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On Wednesday, a day after he was re-elected governor of Oklahoma, Kevin Stitt decided to claim the entire state for Jesus:

Father, we just claim Oklahoma for You. Every square inch, we claim it for You in the name of Jesus. Father, we can do nothing apart from You. We know [we all] battle against flesh and blood, against principalities of darkness. Father, we just come against that. We just loose Your will over our state right now in the name of Jesus…

We just thank You. We claim Oklahoma for You. [With] the authority that I have as governor, and the spiritual authority and the physical authority that You give me, I claim Oklahoma for You, and we will be a light to our country and to the world, right here…

We thank you that Your will is done on Tuesday, and Father, that You will have Your way with our state, with our education system, with everything within the walls behind me and the rooms behind me, Lord, that you will root out corruption, that You will bring the right people into this building, Father, from now on.

Not sure why Stitt is giving God credit for an education system that’s consistently ranked among the worst in the nation

Beyond that, though, the idea that he can claim the state for God because he won an election is Christian nationalism at its worst. It’s both meaningless (because his statement doesn’t do anything) and meaningful (because it suggests the state is officially Christian). What does that even mean, that Stitt can claim the state for his God? Stitt is like the Christopher Columbus of Christianity—with just as much love from the state’s five largest tribes.

It should be concerning to all Oklahomans that the guy they just elected to run their state is handing it off to someone else while admitting he’s incapable of doing the job on his own. You can imagine the outcry if Stitt said the same words as a non-Christian. It would be appalling. There would be immediate calls for his resignation. But because conservative Christians have such a stranglehold in the political world, Stitt’s comments barely got a mention outside of right-wing watchdog groups.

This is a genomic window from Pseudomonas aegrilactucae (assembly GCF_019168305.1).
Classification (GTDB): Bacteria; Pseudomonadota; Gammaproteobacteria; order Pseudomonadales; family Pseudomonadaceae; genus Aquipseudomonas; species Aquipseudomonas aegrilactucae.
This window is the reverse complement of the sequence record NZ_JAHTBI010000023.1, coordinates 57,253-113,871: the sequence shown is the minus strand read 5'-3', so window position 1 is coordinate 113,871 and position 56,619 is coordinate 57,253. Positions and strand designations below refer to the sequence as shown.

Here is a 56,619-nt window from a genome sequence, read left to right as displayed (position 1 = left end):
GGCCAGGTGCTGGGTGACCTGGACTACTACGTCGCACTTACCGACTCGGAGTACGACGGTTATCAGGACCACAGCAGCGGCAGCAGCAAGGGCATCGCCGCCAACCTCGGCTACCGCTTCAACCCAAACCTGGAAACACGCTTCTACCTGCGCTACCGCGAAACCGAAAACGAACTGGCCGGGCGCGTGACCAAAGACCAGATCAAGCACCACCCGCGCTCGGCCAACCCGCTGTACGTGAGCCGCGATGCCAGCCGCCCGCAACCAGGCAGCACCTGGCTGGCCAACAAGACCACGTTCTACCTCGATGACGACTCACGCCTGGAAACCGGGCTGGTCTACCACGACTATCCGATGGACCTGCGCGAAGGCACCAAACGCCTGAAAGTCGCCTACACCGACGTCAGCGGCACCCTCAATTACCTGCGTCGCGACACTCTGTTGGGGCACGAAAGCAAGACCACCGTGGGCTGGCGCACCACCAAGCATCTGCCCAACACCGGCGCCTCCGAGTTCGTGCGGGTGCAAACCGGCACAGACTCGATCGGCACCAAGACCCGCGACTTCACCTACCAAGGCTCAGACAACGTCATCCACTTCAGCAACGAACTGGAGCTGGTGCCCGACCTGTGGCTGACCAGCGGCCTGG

None of this is new for Stitt, though. His cosplaying as a preacher was a hallmark of his first term in office. He held an “Inaugural Prayer Service” after he took office. In March of 2020, he held a Christian-only prayer service to stop COVID that aired on TV stations across the state. (Surprise. It failed.) Later that year, he urged Oklahomans to pray and fast to deal with COVID because Plan A (doing nothing) wasn’t working.

In a letter to Stitt, the Freedom From Religion Foundation called on him to apologize:

“The First Amendment of the Bill of Rights to our secular Constitution wisely prohibits the kind of Christian theocracy you are promoting,” FFRF states. “The Supreme Court has long held that the Establishment Clause ‘mandates government neutrality between religion and religion, and between religion and nonreligion.’ As an elected representative of the people, you violate both constitutional mandates when you suggest that you have ‘claimed’ the state for the Christian God, an implication that Christian are favored over non-Christians and the nonreligious in Oklahoma.

It’s a strong letter but I won’t hold my breath waiting for a response. Since his first day in power, Stitt has treated the governor’s mansion like a megachurch. He’s more interested in pleasing his God than doing what’s best for all Oklahomans. And even now, with a second term on the horizon, he’s making it clear how little he cares about citizens who aren’t conservative Christians.

Hemant Mehta is the founder of, a YouTube creator, podcast co-host, and author of multiple books about atheism. He can be reached at @HemantMehta.

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